Okay so if you live in the UK you may be wondering why I have chosen to publish a blog post on Sun Protection on a very miserable day. The truth is we’ve just had yet more lovely weather and I even caught the sun a little bit whilst hanging around in the park the other day. Today I thought I’d give a quick guide to SPF, what to look for and generally just give you all a little nudge to wear your suncream.Also, my boyfriend, who, I must add, has Ginger hair and Pale skin, has just returned from his holiday to Spain, with sunburn to bad he is in pain, so I thought I would try to spare the rest of you from the same fate.
Firstly, just because it isn’t super sunny and 30 degrees, doesn’t mean your skin can’t be sun damaged, 70-80% of the sun’s rays still pass through the clouds and onto our skin. This is the most common reason people’s skin starts to age, become broken, delicate, leathery looking or even in the worst case scenario, develop skin cancer. The basic moral of this story is, the sun can always get you, no matter how cloudy it is.
So SPF stands for Sun Protection Factor and can range from around Factor 4 (basically no protection) to 100 (if you live in Australia). Here in the UK the highest Factor is usually 50 and it tends to be what we cover children in but not ourselves. I don’t know what it is about us Brits, but we seem to lose all common sense when we go abroad and think we are invincible to the sun. I mean don’t get me wrong, I’m pale with fair hair, I hardly tan and always burn without suncream so I’m pretty good at keeping the old suncream topped up but that doesn’t mean everyone does. Whilst I was the kid wearing a T-Shirt in the pool to stop my shoulders from burning up until age 15, there were many people by the pool covered in tanning oil with little SPF to fry their skin to get a good tan.
One of the most important things is to know your skin, if you know you’re prone to burning you will need a higher factor, I use 30 in England and 50 abroad, if you have much darker skin and tend to tan, you still need SPF, but you could probably afford to go down to a 15 or 20 if you really wanted to, although I would still stick at 30 to be safe. Another important thing to consider when choosing a Suncream is the UVA and UVB protection, you need protection from both types of the sun’s rays, in the UK, each suncream is graded by a 5 star system. You should aim for 5 star rating to be sure you are getting maximum coverage, you’d be surprised how many brands score as low as 2 or 3- just something to consider whilst shopping. Whatever you choose to use, it is recommended that you reapply up to every 2 hours if its hot, and you should still aim to keep out of the sun at the hottest part of the day (around 12-3) to reduce the risk of sun damage.
There are also different forms of suncream, the bog standard suncream bottle, sprays, mists, lotions, there are SPF lip balms- which I would also highly recommend, SPF’s in your daily moisturiser or even your makeup!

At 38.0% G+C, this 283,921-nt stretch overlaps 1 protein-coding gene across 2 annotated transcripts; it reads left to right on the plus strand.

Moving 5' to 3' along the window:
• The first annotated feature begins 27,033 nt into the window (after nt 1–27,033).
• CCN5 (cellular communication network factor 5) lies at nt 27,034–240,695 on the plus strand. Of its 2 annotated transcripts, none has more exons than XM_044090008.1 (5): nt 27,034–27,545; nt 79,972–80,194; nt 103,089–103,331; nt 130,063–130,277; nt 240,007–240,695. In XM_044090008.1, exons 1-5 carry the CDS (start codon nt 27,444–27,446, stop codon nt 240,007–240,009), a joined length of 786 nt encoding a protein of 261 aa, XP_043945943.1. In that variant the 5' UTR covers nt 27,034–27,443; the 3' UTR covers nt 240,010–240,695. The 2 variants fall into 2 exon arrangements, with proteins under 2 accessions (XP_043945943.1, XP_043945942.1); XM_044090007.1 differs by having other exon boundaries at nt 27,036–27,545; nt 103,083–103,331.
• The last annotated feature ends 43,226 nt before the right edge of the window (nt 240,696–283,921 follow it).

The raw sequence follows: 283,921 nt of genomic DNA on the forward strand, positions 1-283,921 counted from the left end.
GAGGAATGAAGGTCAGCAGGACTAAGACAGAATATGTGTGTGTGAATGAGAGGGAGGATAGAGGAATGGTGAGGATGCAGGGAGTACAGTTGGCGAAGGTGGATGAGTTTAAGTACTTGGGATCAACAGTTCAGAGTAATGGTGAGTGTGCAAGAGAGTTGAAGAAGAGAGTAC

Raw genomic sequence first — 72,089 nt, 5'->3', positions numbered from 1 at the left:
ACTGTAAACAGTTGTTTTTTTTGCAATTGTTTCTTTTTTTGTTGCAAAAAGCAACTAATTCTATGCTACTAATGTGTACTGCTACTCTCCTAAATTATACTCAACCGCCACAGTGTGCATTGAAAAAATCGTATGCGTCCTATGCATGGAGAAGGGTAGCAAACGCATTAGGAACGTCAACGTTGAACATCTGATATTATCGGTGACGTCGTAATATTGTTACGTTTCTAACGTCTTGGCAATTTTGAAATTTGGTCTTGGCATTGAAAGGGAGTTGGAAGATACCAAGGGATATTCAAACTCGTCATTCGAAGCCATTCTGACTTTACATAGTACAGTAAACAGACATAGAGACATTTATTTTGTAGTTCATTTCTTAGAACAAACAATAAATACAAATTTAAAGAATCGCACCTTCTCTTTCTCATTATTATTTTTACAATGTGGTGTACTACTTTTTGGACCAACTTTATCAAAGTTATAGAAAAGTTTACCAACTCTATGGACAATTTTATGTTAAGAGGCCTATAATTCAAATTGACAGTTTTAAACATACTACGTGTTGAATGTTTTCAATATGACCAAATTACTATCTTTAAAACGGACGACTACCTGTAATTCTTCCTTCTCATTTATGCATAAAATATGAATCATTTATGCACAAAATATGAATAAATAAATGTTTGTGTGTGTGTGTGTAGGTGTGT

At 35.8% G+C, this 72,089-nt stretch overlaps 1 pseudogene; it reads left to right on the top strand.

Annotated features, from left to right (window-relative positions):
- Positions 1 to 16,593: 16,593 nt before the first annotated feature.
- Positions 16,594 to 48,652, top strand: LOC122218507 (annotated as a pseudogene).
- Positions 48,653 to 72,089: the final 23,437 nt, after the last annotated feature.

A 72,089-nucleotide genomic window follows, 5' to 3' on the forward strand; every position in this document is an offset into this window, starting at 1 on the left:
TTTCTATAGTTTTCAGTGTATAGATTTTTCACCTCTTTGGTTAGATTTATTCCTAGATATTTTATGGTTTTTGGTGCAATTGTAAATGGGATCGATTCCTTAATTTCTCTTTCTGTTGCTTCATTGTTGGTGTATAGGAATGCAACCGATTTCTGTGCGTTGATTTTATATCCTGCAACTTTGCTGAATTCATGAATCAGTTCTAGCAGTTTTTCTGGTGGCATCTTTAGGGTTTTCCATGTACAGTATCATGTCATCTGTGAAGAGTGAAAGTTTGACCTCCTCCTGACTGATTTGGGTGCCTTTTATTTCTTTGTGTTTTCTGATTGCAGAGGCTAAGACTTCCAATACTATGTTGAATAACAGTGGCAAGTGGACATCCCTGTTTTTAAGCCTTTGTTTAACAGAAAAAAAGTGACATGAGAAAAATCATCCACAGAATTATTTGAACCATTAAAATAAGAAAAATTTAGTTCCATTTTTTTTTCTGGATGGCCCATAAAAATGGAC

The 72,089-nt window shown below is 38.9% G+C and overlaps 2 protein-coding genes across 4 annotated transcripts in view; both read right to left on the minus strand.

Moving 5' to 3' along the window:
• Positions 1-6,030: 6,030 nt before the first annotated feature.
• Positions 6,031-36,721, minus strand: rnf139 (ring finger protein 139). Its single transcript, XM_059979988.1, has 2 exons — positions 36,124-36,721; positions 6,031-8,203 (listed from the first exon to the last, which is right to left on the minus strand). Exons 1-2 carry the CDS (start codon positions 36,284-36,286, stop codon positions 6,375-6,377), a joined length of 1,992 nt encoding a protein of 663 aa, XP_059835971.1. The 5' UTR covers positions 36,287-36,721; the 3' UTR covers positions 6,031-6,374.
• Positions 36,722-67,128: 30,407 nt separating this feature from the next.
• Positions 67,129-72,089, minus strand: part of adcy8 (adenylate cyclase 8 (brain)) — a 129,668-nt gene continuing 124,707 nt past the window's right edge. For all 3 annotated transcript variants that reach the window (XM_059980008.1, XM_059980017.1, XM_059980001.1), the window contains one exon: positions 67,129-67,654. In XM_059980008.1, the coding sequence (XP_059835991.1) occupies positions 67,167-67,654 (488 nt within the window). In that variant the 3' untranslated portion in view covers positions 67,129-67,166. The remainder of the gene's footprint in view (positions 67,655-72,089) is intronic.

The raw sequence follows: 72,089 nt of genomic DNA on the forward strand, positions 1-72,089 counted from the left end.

For example on my recent holiday to Budapest I used;
Soltan SPF 30 Lipbalm on my lips
IT Cosmetics Your Skin but Better CC Cream with SPF 50 on my face
So even though I didn’t wear a standard suncream on my face every day, I always made sure I has SPF on, and I didn’t burn at all, despite how hot it was. There are also so many more on top of what I just listed, for example when I went Skiing, I used a specifically tailored Mountain SPF, designed for use at higher altitudes, where you are even more exposed than usual. Personally I would avoid using Suncreams which you only apply once, if I did use them, I would definitely top it up through the day, I also don’t like invisible sprays incase I miss any patches of skin. I prefer a creamy spray, which you can see easily and also keeps the skin moisturised. I also like them to be waterproof if I’m on holiday as I know I like to be in and out of the pool- this is especially important to consider with children who will literally sit in the sea all day if given their own way. Even when I’m not on holiday, here in rainy England, like I say I still use a daily moisturiser or makeup with some form of SPF in, the standard for makeup seems to be around SPF 15 in many tinted moisturisers or foundations, so the Factor 50 in the IT Cosmetics one is amazing!
A final word, don’t forget to aftersun! Even if you aren’t burnt, you need to aftersun to keep your skin hydrated, if you are burnt, it will help relieve the stinging and tightness of the damaged area. There are many to choose from including, tan prolonging, those including insect repellent for tropical climates, those with aloe vera for cooling, the list goes on. If your burns are really bad, like Josh’s, you could use actual Aloe Vera Gel to cool and soothe the burn, it’s completely natural and helps to draw out the heat.
So to recap, things to remember;
- Wear some form of SPF everyday, even if its not sunny.
- Reapply SPF as frequently as every 2 hours/ after being in water when its hot.
- Choose an SPF that’s right for you.
- Keep out of the sun between 12-3pm.
- Always Aftersun.
Hopefully this has been useful, or at least given you a nudge in the right direction before you head doff on holiday or out into the beer gardens at home!
I also thought I would include a little shopping guide for you to save you searching the shops to find the right thing, whoever said I wasn’t helpful?: